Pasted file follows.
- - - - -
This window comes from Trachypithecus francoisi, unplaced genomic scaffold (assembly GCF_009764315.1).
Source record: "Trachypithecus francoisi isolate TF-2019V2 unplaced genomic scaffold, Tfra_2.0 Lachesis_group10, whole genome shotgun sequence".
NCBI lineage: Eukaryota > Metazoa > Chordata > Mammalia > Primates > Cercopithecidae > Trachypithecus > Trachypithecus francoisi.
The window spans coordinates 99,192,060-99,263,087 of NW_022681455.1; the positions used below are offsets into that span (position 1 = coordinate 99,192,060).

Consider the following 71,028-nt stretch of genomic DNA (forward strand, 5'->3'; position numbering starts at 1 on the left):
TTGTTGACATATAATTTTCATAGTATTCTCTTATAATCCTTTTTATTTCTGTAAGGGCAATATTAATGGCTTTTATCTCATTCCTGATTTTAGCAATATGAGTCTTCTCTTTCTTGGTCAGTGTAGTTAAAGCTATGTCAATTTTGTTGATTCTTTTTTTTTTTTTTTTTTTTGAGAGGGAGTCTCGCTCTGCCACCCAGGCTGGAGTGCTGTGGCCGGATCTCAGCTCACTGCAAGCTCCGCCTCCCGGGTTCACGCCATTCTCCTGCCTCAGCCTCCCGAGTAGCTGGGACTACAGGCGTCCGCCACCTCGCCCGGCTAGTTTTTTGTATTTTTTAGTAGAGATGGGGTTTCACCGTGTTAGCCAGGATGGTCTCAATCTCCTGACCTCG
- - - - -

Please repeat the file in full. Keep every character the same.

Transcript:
This window comes from Trachypithecus francoisi, unplaced genomic scaffold (assembly GCF_009764315.1).
Source record: "Trachypithecus francoisi isolate TF-2019V2 unplaced genomic scaffold, Tfra_2.0 Lachesis_group10, whole genome shotgun sequence".
NCBI lineage: Eukaryota > Metazoa > Chordata > Mammalia > Primates > Cercopithecidae > Trachypithecus > Trachypithecus francoisi.
The window spans coordinates 99,192,060-99,263,087 of NW_022681455.1; the positions used below are offsets into that span (position 1 = coordinate 99,192,060).

Consider the following 71,028-nt stretch of genomic DNA (forward strand, 5'->3'; position numbering starts at 1 on the left):
TTGTTGACATATAATTTTCATAGTATTCTCTTATAATCCTTTTTATTTCTGTAAGGGCAATATTAATGGCTTTTATCTCATTCCTGATTTTAGCAATATGAGTCTTCTCTTTCTTGGTCAGTGTAGTTAAAGCTATGTCAATTTTGTTGATTCTTTTTTTTTTTTTTTTTTTTGAGAGGGAGTCTCGCTCTGCCACCCAGGCTGGAGTGCTGTGGCCGGATCTCAGCTCACTGCAAGCTCCGCCTCCCGGGTTCACGCCATTCTCCTGCCTCAGCCTCCCGAGTAGCTGGGACTACAGGCGTCCGCCACCTCGCCCGGCTAGTTTTTTGTATTTTTTAGTAGAGATGGGGTTTCACCGTGTTAGCCAGGATGGTCTCAATCTCCTGACCTCG